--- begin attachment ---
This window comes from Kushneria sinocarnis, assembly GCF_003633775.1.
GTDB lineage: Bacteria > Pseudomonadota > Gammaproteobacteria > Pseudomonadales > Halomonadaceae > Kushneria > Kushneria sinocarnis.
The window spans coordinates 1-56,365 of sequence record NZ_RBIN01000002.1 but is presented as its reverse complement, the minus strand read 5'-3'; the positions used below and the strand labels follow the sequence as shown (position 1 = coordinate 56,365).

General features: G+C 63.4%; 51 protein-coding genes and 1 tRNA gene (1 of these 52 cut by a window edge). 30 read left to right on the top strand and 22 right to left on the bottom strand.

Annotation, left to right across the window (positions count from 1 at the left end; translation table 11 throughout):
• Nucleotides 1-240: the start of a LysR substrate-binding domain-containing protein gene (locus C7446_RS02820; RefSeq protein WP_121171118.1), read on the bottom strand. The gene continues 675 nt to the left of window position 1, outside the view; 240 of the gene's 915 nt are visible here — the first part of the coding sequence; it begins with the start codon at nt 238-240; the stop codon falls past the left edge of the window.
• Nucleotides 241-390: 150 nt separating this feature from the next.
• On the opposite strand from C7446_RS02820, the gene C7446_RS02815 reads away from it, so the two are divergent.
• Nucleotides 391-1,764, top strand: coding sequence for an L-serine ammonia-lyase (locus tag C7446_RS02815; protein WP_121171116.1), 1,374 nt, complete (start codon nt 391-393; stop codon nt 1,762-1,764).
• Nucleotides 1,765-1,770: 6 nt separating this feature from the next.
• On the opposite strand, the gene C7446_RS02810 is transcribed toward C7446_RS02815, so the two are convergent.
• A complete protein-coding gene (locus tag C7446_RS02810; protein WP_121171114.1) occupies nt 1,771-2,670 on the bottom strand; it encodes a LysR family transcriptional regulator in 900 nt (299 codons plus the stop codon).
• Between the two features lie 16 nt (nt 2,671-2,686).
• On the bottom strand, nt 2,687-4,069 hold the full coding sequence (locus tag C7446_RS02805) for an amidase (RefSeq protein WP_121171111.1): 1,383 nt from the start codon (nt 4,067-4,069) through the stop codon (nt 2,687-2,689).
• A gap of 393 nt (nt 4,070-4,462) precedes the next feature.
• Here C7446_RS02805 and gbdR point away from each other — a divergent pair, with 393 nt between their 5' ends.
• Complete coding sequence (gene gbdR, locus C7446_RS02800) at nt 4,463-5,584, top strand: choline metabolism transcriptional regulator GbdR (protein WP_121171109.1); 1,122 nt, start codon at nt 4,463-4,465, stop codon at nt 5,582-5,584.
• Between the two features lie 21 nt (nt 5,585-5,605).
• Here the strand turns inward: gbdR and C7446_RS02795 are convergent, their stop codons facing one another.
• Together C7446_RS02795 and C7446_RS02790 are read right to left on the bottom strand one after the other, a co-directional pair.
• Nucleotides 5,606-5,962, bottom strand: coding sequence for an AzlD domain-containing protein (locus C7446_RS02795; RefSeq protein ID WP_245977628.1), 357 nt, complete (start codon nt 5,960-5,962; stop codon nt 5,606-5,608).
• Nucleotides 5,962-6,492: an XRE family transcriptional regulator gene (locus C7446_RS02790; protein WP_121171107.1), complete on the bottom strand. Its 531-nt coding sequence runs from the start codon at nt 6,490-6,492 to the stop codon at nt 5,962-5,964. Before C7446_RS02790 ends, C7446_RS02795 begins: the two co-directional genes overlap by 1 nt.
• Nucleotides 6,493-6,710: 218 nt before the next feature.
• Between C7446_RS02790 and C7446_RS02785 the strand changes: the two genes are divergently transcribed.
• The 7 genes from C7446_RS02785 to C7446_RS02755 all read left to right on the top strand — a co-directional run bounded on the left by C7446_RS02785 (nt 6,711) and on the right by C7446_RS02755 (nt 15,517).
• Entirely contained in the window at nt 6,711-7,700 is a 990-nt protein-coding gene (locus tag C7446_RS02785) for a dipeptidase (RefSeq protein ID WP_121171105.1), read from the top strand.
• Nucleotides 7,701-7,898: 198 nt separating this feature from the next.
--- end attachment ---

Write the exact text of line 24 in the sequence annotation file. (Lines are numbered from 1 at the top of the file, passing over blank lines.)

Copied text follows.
• Between C7446_RS02790 and C7446_RS02785 the strand changes: the two genes are divergently transcribed.